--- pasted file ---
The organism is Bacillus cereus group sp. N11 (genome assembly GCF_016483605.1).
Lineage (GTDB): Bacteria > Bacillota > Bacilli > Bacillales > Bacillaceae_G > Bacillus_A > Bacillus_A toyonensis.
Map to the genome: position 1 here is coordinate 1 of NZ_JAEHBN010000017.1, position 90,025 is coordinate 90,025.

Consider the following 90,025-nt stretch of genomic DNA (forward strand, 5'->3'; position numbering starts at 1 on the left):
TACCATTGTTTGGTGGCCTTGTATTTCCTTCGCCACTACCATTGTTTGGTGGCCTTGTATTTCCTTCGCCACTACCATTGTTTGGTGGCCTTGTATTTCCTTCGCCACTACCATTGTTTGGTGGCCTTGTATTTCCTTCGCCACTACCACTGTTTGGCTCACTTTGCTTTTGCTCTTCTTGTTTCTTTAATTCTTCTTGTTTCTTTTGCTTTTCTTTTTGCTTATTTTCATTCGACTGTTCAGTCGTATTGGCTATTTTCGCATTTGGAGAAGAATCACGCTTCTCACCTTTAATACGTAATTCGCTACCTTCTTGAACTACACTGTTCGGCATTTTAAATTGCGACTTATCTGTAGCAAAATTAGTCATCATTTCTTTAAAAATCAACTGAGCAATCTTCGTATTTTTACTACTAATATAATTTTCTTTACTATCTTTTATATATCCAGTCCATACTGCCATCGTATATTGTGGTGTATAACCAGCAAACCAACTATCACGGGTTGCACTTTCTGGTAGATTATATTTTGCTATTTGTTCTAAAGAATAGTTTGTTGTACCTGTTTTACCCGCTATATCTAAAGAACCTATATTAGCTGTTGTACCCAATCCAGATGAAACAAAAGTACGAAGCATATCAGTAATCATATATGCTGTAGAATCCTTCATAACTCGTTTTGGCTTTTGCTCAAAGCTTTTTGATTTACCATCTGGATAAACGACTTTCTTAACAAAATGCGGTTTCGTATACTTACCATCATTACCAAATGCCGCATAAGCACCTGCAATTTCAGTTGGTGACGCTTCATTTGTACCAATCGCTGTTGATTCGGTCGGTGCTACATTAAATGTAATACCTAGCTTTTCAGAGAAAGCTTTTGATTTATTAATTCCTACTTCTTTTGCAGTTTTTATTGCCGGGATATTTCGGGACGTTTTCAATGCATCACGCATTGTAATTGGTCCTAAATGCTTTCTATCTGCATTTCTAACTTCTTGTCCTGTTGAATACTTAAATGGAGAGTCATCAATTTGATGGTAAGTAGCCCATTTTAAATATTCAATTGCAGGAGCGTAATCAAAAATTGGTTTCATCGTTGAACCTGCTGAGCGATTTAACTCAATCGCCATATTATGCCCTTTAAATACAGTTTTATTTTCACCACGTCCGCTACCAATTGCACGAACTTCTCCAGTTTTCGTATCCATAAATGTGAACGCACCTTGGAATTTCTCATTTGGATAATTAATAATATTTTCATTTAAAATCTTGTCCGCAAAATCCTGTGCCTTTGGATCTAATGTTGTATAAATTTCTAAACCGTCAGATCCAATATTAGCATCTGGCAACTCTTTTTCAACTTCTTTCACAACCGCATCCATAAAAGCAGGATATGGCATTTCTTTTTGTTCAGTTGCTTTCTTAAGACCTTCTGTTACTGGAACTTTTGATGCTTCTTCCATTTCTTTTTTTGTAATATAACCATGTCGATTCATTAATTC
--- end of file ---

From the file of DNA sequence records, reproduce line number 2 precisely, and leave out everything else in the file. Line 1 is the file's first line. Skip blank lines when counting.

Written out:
Lineage (GTDB): Bacteria > Bacillota > Bacilli > Bacillales > Bacillaceae_G > Bacillus_A > Bacillus_A toyonensis.